More than one in three medium-sized firms expect to reduce the amount of office space they hold in the wake of the Covid-19 crisis, according to a survey examining future commercial property demand.
Of the 275 British companies surveyed, 39% said they expected to reduce their office footprint at some point in the future, according to accountant Grant Thornton.
Occupiers are increasingly looking at ways to adapt their working patterns in response to a prolonged shift towards working from home brought about by the pandemic, including scaling back their office portfolio and reassessing how remaining space is used.
Researchers said that while reports of the death of the office which emerged from the early months of lockdown were likely to be an overstatement, companies had still expressed “a focus on reducing space gradually over time”.
Of those planning reductions, 74% expected that they would cut back on space by up to a quarter. A further 12% expected to reduce their office space by up to a half.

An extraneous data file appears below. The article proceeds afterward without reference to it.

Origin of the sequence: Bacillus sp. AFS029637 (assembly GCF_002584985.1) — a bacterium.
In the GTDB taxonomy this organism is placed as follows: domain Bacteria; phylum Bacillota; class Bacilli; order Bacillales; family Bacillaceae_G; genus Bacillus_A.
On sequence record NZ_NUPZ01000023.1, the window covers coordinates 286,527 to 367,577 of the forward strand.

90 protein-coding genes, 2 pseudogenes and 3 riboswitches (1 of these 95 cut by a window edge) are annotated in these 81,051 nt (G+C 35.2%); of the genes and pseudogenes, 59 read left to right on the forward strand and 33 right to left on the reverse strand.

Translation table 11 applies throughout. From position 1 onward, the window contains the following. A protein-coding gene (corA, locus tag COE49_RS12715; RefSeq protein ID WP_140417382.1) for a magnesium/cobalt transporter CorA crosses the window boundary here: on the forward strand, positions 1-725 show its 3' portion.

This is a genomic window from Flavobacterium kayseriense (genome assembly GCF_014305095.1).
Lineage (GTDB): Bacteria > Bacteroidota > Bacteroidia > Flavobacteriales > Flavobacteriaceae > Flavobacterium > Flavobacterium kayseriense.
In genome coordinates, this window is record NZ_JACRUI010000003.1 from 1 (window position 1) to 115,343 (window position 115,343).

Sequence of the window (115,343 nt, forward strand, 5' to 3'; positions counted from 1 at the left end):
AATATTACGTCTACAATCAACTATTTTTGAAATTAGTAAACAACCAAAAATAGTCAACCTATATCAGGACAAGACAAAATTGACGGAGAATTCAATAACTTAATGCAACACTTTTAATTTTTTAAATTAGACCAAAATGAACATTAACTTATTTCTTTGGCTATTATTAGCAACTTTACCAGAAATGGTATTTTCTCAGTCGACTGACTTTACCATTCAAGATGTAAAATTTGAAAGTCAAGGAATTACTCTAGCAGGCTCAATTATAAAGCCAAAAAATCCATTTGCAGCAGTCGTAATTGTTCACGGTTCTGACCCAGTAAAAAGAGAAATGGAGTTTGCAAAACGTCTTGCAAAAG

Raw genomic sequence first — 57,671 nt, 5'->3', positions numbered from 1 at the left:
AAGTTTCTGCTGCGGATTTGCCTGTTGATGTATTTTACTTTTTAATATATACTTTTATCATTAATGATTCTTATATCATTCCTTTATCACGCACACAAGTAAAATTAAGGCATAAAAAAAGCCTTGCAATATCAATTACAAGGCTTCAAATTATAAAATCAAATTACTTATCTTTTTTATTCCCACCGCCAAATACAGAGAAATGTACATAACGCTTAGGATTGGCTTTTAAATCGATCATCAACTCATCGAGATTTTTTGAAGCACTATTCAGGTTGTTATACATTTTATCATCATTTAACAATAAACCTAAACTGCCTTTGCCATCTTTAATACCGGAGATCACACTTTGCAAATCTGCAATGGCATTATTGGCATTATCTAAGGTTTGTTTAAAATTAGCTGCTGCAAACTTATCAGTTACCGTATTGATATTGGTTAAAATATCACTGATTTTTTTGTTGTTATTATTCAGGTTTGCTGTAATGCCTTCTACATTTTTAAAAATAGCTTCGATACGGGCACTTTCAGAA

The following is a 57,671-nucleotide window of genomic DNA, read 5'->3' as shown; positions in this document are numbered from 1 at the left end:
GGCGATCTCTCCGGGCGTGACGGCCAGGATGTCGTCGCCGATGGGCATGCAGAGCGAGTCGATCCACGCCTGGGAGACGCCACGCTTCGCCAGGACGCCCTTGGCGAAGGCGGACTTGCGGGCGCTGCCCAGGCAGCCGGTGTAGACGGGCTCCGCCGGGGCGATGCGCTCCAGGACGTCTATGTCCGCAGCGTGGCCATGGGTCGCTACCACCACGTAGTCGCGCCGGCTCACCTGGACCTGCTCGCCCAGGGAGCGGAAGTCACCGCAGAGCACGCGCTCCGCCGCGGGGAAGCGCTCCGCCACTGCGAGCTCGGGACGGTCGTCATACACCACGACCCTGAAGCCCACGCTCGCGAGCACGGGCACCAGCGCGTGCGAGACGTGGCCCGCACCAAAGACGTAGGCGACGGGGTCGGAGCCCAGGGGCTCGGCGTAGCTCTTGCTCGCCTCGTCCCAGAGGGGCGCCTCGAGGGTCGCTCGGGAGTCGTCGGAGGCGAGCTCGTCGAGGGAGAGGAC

John Burgess, associate director of real estate and assets at Grant Thornton, said this would result in “a shift from habitual daily desk-based working to a much greater focus on planned collaboration time with teams and with clients”.
He added: “This change in working style provides a chance for companies to reimagine their offices and create spaces for their people, clients, customers and stakeholders to use collaboratively, and more strategically.
“The split view across respondents as to how they anticipate their space being used going forward also demonstrates the need for bespoke solutions.
“Businesses need to ensure that any review of their space, and how they use it going forward, meets both the needs of their people – which are likely to have changed over the last year – and the unique requirements of their business.”
The findings echo a January report by the CBI which indicated that more than half of London’s financial services firms now have concrete plans to reduce office space.